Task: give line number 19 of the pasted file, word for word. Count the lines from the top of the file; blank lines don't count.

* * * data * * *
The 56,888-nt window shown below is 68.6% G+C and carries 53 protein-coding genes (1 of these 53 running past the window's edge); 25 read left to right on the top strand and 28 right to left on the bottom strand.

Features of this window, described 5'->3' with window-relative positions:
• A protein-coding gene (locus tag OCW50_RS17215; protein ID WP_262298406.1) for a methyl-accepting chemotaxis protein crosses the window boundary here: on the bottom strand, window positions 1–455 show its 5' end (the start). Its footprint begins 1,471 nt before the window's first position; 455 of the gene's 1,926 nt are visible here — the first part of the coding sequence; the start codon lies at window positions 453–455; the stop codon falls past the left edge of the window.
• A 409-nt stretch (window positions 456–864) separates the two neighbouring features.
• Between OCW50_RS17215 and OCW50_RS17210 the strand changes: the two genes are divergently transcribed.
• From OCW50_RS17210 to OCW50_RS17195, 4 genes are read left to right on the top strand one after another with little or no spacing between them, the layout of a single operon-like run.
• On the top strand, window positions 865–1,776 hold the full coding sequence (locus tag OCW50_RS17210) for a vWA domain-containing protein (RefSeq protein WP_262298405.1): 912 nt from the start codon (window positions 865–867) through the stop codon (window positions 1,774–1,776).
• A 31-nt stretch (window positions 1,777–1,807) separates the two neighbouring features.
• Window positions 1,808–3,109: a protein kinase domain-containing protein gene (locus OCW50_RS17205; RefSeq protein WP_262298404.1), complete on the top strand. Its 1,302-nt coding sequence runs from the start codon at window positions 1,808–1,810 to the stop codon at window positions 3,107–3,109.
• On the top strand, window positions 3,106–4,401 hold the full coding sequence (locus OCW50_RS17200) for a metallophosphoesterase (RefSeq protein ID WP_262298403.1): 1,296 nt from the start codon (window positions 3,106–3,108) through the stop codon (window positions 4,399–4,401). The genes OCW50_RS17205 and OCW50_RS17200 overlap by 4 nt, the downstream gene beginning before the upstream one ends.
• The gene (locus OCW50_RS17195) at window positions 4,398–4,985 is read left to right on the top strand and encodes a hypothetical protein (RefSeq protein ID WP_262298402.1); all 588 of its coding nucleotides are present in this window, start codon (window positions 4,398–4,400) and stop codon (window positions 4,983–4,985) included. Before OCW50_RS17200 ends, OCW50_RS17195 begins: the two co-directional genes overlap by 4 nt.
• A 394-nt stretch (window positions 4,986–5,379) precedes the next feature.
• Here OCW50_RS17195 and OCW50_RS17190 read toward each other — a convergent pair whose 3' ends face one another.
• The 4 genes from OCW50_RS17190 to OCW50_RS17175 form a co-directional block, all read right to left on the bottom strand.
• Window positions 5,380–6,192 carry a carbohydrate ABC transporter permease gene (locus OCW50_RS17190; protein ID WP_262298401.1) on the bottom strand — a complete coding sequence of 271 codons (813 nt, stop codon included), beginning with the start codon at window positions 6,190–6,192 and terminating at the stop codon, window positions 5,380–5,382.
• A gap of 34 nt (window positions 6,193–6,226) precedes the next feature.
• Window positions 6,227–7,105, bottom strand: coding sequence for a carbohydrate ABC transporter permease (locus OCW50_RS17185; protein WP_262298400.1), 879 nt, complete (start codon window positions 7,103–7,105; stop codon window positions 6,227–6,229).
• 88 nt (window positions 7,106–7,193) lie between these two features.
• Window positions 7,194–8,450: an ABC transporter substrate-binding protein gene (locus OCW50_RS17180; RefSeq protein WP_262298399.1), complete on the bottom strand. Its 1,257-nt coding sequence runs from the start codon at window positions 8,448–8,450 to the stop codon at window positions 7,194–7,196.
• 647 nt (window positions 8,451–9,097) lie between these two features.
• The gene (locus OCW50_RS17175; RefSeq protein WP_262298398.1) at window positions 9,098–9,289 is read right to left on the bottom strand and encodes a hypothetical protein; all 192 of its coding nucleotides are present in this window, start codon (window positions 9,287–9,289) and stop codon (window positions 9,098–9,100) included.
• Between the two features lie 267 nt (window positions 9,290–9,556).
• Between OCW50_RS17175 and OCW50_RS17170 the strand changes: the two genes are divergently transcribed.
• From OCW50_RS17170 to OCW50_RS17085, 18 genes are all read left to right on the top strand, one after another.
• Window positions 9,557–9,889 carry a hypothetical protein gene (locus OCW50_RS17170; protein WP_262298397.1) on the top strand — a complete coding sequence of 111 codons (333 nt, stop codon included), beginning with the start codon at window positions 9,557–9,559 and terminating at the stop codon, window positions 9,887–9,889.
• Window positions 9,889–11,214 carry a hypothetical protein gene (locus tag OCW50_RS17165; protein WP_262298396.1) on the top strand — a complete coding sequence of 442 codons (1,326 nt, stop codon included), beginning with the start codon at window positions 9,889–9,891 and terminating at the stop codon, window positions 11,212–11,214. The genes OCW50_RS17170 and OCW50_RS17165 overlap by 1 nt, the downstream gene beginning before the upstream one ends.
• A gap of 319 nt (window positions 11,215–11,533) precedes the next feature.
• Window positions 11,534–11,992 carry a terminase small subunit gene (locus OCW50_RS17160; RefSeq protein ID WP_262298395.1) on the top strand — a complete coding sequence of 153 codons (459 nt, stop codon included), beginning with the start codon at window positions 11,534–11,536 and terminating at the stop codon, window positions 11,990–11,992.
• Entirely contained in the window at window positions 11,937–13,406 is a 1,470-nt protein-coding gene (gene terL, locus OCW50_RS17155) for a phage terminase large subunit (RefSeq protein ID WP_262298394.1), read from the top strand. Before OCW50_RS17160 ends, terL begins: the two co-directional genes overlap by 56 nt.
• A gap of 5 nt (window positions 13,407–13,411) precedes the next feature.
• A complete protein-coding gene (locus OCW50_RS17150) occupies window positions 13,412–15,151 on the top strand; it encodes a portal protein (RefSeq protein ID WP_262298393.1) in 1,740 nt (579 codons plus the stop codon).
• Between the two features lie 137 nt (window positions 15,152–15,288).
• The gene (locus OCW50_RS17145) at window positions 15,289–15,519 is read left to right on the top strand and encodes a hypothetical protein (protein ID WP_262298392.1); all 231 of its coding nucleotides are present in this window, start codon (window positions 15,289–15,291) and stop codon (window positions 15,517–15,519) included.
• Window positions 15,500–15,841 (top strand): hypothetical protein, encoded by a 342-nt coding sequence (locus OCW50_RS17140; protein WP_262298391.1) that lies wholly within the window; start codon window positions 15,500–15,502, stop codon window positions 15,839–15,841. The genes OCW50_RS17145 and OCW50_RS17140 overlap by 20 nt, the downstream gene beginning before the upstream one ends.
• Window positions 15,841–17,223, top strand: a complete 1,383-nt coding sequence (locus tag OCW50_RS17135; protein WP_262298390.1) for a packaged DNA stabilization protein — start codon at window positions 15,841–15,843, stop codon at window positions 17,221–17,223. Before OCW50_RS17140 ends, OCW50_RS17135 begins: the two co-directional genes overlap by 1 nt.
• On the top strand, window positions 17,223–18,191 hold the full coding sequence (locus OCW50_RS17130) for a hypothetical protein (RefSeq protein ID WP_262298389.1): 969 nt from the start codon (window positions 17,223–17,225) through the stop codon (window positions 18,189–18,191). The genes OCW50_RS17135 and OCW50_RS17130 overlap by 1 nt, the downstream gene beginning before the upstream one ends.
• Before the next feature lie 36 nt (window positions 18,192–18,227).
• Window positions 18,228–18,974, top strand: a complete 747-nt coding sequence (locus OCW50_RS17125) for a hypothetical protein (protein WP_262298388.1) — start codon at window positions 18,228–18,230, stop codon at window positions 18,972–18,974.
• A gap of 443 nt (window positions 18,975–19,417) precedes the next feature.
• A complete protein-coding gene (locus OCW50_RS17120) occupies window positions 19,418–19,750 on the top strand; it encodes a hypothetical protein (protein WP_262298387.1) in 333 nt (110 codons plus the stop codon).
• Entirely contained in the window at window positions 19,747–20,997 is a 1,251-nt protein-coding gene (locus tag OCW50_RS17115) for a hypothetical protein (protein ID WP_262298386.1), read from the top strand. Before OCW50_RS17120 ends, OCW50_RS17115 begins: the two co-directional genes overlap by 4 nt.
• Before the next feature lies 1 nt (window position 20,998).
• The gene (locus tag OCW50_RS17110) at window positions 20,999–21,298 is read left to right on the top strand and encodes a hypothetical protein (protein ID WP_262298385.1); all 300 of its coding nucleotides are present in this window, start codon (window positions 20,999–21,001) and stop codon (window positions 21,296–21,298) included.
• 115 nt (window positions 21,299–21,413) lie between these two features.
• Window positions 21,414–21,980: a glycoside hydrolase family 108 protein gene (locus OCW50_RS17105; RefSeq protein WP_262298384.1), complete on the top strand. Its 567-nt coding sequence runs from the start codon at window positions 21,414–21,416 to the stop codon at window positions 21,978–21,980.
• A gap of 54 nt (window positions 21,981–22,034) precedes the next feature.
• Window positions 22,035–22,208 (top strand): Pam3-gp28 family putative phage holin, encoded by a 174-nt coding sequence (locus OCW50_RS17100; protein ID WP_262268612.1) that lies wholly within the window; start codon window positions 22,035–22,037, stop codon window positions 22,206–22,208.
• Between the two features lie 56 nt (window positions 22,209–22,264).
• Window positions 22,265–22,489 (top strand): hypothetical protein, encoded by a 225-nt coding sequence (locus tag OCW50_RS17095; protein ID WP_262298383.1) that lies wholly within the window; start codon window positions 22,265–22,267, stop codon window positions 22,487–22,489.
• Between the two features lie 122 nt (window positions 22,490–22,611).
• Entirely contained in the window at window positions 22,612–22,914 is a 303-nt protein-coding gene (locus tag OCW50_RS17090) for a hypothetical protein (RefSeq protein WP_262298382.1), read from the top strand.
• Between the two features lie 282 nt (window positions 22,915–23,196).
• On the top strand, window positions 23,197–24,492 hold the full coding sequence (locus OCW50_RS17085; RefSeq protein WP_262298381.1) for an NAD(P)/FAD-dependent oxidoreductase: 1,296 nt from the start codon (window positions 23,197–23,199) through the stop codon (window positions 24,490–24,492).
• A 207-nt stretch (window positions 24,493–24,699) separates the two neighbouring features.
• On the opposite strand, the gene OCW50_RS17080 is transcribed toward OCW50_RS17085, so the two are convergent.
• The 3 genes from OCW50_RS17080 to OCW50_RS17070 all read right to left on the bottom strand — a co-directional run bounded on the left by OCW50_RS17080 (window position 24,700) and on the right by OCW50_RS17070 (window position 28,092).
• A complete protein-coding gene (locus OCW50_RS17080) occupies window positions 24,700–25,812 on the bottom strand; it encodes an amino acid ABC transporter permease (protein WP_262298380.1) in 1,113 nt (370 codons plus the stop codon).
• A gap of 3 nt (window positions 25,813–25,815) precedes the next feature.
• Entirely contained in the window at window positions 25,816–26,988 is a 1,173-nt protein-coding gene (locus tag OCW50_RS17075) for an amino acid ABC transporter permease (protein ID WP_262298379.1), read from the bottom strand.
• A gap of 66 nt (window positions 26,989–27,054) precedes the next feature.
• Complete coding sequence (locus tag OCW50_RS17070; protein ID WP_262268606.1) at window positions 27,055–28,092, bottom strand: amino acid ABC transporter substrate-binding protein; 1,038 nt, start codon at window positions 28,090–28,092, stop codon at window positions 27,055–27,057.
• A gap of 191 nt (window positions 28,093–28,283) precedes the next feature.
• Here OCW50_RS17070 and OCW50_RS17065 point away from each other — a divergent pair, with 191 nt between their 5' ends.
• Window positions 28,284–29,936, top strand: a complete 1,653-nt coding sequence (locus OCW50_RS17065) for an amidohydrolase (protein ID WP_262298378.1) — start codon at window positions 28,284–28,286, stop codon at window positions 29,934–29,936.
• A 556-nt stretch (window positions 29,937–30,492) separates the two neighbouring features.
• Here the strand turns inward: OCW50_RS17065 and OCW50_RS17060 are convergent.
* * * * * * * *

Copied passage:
• Window positions 7,194–8,450: an ABC transporter substrate-binding protein gene (locus OCW50_RS17180; RefSeq protein WP_262298399.1), complete on the bottom strand. Its 1,257-nt coding sequence runs from the start codon at window positions 8,448–8,450 to the stop codon at window positions 7,194–7,196.